Escaping our habits and stepping into the unknown is a brave and risky act to do, and it might feel dangerous. Overcoming the horror of height is an evident metaphor of leaving the fears behind, and taking control of life.
We hold our lives in our hands, and have to control it consciously. Sometimes, radical brodies can be necessary. The personality follows patterns, and reacts the same for similar effects. We often find ourselves in situations we’ve lived through before. Feeling that we’ve been here before, we recognise the way we have been acting, and can possibly predict the consequences of our reactions. As life events come and go we realize we’ve been doing to same rounds, progress seems to be an illusion. Mapping the margins of our ability to act, discovering and pushing the limits life has given us, is an absolute necessity to move forward from the repeating spiral. Escaping our habits and stepping into the unknown is a brave and risky act to do, and it might feel dangerous. Overcoming the horror of height is an evident metaphor of leaving the fears behind, and taking control of life.
Among phobias, acrophobia seems to be one of the most relevant. This fear we expérience frequently in cities climbing up to high viewpoints, crossing bridges, or simply leaning out of the fifth floor window. At these places we find slight, invisible membranes we never dare to touch. If we give an opportunity to cross these borders through a designed game, we offer a special treat to think over our own limits, and ability to act. The public spaces of our city form a diverse and complex, two-dimensional system, where we live our lives. Its development is as old as human history, its form follows the rules of the community, its density depends on the speed of our physical movements. If we add the vertical dimension to our possibilities, we gain a new perspective of examination: we do not use the public space properly and have the critical viewpoint of a refractory. The experience of being lowered out of a window can not be compared to extreme sports. Touching this membrane gives us fear, but attracts us at the same time. This is more than acrophobia. Ridges of mountains, tight holes ofcaves or even plane doors are passed through frequently by reckless sportsmen. The greatest challenges can be found in our ordinary life. With the help of highscalers, we give participants an opportunity to be lowered down from the top window of an ordinary downtown house. This moment is the core of the drama, crossing the border which had always been there, but we had never dared to act.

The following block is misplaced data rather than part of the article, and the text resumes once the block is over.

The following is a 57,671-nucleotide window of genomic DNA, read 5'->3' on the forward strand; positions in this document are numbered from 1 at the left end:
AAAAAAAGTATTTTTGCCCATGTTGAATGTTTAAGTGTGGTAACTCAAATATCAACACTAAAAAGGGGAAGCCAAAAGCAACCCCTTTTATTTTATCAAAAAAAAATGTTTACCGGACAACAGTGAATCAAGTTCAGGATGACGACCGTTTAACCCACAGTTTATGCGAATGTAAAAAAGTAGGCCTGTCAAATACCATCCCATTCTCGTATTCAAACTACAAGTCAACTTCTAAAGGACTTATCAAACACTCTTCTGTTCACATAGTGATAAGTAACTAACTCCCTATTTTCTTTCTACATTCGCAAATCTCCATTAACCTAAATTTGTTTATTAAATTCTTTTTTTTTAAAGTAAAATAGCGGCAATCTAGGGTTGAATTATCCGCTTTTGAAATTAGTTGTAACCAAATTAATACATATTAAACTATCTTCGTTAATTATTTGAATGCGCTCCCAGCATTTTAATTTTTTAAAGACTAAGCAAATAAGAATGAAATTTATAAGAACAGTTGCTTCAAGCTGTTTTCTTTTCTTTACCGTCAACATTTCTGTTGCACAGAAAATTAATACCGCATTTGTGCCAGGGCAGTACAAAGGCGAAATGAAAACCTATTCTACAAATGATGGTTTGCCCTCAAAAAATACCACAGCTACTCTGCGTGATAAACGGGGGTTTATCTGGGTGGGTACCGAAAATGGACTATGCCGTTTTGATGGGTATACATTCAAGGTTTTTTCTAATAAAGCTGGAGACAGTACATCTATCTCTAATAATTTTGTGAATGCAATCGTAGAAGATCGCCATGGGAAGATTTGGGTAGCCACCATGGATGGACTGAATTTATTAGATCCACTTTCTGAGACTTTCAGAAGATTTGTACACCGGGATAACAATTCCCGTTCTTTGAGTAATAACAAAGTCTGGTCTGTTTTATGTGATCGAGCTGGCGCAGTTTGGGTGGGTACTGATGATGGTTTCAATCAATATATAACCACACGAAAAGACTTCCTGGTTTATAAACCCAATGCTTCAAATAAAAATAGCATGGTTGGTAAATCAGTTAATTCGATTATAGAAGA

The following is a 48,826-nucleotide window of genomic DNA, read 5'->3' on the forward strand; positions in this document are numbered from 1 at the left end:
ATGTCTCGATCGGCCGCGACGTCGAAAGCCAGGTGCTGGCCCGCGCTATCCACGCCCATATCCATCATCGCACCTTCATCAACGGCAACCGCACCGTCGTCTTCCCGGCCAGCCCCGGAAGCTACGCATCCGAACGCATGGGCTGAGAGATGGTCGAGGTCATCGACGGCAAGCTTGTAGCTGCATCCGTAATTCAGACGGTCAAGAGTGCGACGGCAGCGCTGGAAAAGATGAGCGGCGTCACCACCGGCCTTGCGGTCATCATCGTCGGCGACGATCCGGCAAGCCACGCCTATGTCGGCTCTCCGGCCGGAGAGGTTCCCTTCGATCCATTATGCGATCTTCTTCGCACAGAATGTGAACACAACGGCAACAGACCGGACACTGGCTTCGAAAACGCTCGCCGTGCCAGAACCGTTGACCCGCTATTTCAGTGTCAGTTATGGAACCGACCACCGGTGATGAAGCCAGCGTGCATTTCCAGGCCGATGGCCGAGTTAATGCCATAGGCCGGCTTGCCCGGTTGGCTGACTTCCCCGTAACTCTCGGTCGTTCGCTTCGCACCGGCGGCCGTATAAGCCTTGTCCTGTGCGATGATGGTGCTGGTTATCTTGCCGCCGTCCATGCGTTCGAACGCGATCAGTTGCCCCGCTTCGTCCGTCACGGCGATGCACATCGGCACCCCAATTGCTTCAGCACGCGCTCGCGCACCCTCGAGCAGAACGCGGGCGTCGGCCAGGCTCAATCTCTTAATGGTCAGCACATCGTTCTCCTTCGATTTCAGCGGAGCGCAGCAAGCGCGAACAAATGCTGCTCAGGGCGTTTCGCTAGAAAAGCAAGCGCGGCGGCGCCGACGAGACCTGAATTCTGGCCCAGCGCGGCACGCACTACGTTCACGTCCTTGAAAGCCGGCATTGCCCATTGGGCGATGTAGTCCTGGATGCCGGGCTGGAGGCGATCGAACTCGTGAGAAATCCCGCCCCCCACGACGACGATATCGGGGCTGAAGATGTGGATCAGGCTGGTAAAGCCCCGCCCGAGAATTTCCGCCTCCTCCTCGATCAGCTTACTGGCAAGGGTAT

The experience of lowering competes the amusement parks, but our aim is not entertainment, or proving courage to others, but an internal journey. Adrenaline is used to serve an intimate experience, and transformation. The prior ‘scenes’ of the whole ‘play’ to prepare people to their emotional journey should be a result of a cooperation of more disciplines (participatory theatre, game design, psychology, architecture).